by Tamara Afanasyeva
Teacher, Canadian International School Bangalore, India
We often hear about integrating the arts into the sciences, STEM to STEAM we say. And that is a promising practice! But what can we take from the sciences that could be used in a literature class?
The Science Fair! I'm sure all of us remember the excitement of this event as a student. A good science fair is an example of a rigorous, engaging activity driven by student choice and inquiry; it taps into students' creativity and asks them to think outside the box. It revolves around skills and knowledge required to be successful at your experiment. It gets students talking about the science behind their projects. And when students are asked to articulate their knowledge to an authentic audience, they engage in deeper learning. Keeping all of that in mind, I decided to use the science fair model in an independent reading unit.
The science fair model is a perfect example of Gold Standard PBL. I will use the Essential Project Design Elements to describe the project.
Challenging Problem or Question
For this unit, students read novels of their choice over a period of a month. Just like in the science fair, students had to first present their project proposals to me, and once those were approved they could start working on their novels. In their proposals, students had to formulate an essential question/hypothesis using the following sentence starter: How can literature help me understand ____?
With this question in mind, as students read their novels, they traced the development of the themes. In other words, they collected evidence/data to support their hypotheses. Every week they shared their findings with peers, asked for feedback, and kept a journal/logbook recording their data. Just like in the science fair, students had to use the scientific method. They observed/read the novel, questioned, created a hypothesis, analyzed, and made conclusions.
In this case, the authenticity was personal. When students chose their independent reading books and were asked to formulate their hypotheses, they were encouraged to focus on themes that were of personal interest to them, whether it is social justice, loyalty and friendships, or achieving success in life.
Student Voice and Choice
As with the science fair, students got to choose how they demonstrated their understanding and mastery of content skills. The only thing that was set in stone at the beginning of the project, was the list of English standards students were supposed to get better at. In this case, students were working on identifying themes and tracing their development, and using textual evidence to support their conclusions. How they got there was entirely up to them. Students were in control of writing their own hypotheses, deciding how they recorded their findings, and how they presented their conclusions.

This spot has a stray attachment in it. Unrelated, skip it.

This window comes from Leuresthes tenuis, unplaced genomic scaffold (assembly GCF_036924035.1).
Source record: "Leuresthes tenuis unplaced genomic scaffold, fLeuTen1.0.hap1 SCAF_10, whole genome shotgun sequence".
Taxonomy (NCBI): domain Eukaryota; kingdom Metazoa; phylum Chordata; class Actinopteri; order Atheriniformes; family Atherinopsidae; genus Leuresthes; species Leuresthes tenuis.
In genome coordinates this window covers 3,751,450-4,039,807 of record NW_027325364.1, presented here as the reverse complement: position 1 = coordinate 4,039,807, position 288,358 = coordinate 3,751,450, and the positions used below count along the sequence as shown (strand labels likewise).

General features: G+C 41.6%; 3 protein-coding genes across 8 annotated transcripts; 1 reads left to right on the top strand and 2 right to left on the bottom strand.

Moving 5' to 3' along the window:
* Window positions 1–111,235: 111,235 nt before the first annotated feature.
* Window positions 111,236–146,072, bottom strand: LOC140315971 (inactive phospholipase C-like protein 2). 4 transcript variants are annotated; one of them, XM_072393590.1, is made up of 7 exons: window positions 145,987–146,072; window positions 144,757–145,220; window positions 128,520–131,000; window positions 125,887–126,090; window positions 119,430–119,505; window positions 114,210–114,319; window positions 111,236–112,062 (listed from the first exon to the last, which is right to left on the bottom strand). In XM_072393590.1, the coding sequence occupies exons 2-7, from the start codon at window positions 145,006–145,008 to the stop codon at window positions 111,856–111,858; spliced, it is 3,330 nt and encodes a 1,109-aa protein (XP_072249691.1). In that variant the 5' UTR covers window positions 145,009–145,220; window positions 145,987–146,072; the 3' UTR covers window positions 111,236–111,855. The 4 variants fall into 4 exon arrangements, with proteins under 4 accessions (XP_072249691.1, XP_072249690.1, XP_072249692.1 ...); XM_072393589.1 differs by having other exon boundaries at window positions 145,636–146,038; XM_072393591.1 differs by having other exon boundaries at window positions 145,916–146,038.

To present their findings, students were asked to create a trifold to showcase their investigations, just like they would for a science fair. Their parents, classmates, and teachers were invited to watch and evaluate their presentations. For me to be able to grade individual projects, I asked students to create digital presentations using the ExplainEverything app on their iPads.
When I first presented the project to my students, they all laughed and could not imagine how we could use something from the sciences in our literature class. I guess it’s because they were thinking of the content and not of the skills. If you really look at it, we want students to be able to do the same things across all subjects: observe, question, create hypotheses, investigate/ experiment, analyze, make conclusions. And as with this project, these skills are set in stone from the beginning, how we get our students to master them is really up to us. As content teachers, we have so much to learn from each other and the science fair is just one example.
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